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Excerpt from "Which breakfast delight is the real food bomb?"
Recently, our family sat around the breakfast table. We were four generations ranging in age from 2 to 84. All of us had fresh fruit from the platter of watermelon, pineapple, papaya, mango and banana.
The baby ate crackers and drank her "bobble" with a chocolate sandwich cookie. The 5- and 6-year-olds had multicolored sweetened cold cereal and pieces of their mom's fresh bakery pastry. Mom also had a glazed doughnut. Grandma had fruit and a frozen waffle. Grandpa had bacon and eggs. Great grandma had raisin bran and high fiber toast spread with margarine and jelly.
Which family member(s) ate the breakfast of champions?
We are all fairly well schooled on the two cholesterols, LDL and HDL. LDL is the evil twin. Elevated levels are associated with heart attack, stroke, vascular disease and premature death. We know that saturated fats from lard or heavy cream raise LDL (bad). Poly unsaturated and mono unsaturated fats like canola, corn, safflower and olive oil actually lower LDL a little when used in moderation (not bad).
HDL is the good twin. It helps remove fat from the blood stream and retards fatty deposits in blood vessels (good).
Indigestible fiber lowers cholesterol a little, decreases the frequency of colon cancer and saves older folk from terminal constipation. Where most of us need a refresher course is in the area of trans fats (very bad). They don't occur naturally, and the body doesn't need even trace amounts of them. The have three negative properties: they cause higher LDL (bad), lower HDL (bad) and stickier blood platelets (bad). They may worsen diabetes as well.
Labels are often intentionally misleading. Cholesterol-free says nothing about saturated fats or trans fats. 2 percent milk does not have 98 percent of the fat removed. It has about half the fat left in. Whole milk has about 4% fat content.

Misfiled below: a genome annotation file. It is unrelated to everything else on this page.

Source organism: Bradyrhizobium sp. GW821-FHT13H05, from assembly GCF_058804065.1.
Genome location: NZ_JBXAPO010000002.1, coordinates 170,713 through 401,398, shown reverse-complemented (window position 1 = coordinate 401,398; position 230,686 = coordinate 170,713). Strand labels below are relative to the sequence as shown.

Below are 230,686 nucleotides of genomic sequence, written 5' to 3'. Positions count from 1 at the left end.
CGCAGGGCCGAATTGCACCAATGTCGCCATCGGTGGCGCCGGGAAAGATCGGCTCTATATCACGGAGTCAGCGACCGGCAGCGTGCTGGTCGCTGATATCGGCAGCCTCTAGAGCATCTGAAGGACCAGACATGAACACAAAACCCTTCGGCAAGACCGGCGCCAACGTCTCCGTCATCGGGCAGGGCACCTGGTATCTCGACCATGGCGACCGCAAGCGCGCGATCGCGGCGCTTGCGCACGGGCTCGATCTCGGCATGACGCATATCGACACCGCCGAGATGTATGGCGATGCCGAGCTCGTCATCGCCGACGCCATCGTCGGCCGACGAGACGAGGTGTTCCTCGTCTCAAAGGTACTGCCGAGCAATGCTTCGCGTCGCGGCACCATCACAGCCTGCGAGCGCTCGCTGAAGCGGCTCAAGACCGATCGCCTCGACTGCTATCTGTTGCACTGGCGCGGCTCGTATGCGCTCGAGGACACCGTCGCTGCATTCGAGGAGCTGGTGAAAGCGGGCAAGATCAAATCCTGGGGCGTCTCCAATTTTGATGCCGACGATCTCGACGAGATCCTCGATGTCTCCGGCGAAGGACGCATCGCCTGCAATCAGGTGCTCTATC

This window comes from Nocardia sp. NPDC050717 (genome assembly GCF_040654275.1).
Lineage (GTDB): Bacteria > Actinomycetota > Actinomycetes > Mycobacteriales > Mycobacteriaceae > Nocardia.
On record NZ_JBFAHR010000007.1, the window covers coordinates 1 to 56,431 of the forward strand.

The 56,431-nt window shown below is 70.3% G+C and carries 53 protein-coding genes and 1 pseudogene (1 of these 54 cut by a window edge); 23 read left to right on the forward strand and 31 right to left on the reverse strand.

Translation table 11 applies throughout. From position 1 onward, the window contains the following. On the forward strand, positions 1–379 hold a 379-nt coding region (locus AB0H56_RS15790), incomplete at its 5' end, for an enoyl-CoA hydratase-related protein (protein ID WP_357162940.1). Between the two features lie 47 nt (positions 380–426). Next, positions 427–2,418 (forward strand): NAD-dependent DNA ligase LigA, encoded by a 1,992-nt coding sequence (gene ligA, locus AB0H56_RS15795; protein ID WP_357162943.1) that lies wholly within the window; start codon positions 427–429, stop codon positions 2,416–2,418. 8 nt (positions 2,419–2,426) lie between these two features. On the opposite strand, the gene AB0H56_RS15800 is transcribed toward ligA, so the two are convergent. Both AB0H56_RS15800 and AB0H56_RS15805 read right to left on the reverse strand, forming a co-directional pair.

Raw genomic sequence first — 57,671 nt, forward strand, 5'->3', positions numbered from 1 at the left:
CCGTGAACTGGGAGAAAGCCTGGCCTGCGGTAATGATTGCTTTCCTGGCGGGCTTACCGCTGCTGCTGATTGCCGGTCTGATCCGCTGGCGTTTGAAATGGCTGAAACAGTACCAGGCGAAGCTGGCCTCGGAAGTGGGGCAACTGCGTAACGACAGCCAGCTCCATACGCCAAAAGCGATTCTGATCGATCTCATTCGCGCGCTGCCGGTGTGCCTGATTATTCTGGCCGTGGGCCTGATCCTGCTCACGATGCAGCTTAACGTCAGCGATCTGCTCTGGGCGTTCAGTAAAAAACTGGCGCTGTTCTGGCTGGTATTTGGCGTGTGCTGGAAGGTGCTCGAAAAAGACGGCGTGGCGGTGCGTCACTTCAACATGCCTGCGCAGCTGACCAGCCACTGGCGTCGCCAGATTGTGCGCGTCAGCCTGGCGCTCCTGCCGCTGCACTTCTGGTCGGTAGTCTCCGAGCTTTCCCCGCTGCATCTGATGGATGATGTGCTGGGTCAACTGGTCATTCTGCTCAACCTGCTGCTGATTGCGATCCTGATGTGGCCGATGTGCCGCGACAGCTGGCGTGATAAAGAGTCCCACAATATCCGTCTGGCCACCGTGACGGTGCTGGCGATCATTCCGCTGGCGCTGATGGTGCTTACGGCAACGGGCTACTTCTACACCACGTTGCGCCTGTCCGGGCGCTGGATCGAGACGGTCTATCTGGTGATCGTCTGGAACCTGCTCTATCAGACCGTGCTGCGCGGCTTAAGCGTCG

Back at the table, crackers, cookies, most cereals, frozen waffles, pastries even from bakeries, doughnuts, packaged bread, most margarine and some jelly contain significant amounts of trans fats. Grandpa's bacon and eggs are appropriate health food only if he is one in four in his age group for whom a low carbohydrate diet is best. Although his choice is trans fat-free, he is eating a lot of saturated fat, a potential problem for the other three out of four of his peers.
The only issue with great grandma is her present comfort. She is correct to choose lots of fiber, even though everything on her plate contains trans fats. Long term, Mom and her babies are probably most at risk. The fish sticks, chicken nuggets, pudding cups and chips they eat for lunch are as bad as their breakfast choices.
So what should you eat for breakfast?Your choices are likely to be healthier if you remember the science and read labels. Another option is the Tico choice, fresh fruit and gallo pinto (beans and rice). Plenty of fiber and no trans fats if it is fried in corn oil, not "cholesterol free all vegetable" trans fat laden manteca, shortening.
Add eggs, sour cream and cheese at your own risk. For those of you who are absolutists, eat steamed broccoli with three glasses of water. You may not live to be 100, but it will surely feel like it.
AM Costa Rica Sept 3rd, 2004
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